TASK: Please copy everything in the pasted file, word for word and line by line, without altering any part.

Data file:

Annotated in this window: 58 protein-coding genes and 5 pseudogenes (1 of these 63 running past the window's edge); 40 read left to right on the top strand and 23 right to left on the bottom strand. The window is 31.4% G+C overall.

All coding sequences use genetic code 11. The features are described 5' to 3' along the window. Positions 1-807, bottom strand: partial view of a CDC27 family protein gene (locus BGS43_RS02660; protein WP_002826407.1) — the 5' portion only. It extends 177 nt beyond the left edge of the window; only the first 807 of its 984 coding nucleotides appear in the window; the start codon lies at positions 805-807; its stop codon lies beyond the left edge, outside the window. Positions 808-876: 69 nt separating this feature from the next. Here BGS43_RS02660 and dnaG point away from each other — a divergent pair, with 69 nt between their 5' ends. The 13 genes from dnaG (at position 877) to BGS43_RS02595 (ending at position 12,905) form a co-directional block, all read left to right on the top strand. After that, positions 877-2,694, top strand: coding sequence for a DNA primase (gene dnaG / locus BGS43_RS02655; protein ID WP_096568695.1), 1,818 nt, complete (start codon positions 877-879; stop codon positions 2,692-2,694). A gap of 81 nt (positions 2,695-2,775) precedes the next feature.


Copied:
Annotated in this window: 58 protein-coding genes and 5 pseudogenes (1 of these 63 running past the window's edge); 40 read left to right on the top strand and 23 right to left on the bottom strand. The window is 31.4% G+C overall.

All coding sequences use genetic code 11. The features are described 5' to 3' along the window. Positions 1-807, bottom strand: partial view of a CDC27 family protein gene (locus BGS43_RS02660; protein WP_002826407.1) — the 5' portion only. It extends 177 nt beyond the left edge of the window; only the first 807 of its 984 coding nucleotides appear in the window; the start codon lies at positions 805-807; its stop codon lies beyond the left edge, outside the window. Positions 808-876: 69 nt separating this feature from the next. Here BGS43_RS02660 and dnaG point away from each other — a divergent pair, with 69 nt between their 5' ends. The 13 genes from dnaG (at position 877) to BGS43_RS02595 (ending at position 12,905) form a co-directional block, all read left to right on the top strand. After that, positions 877-2,694, top strand: coding sequence for a DNA primase (gene dnaG / locus BGS43_RS02655; protein ID WP_096568695.1), 1,818 nt, complete (start codon positions 877-879; stop codon positions 2,692-2,694). A gap of 81 nt (positions 2,695-2,775) precedes the next feature.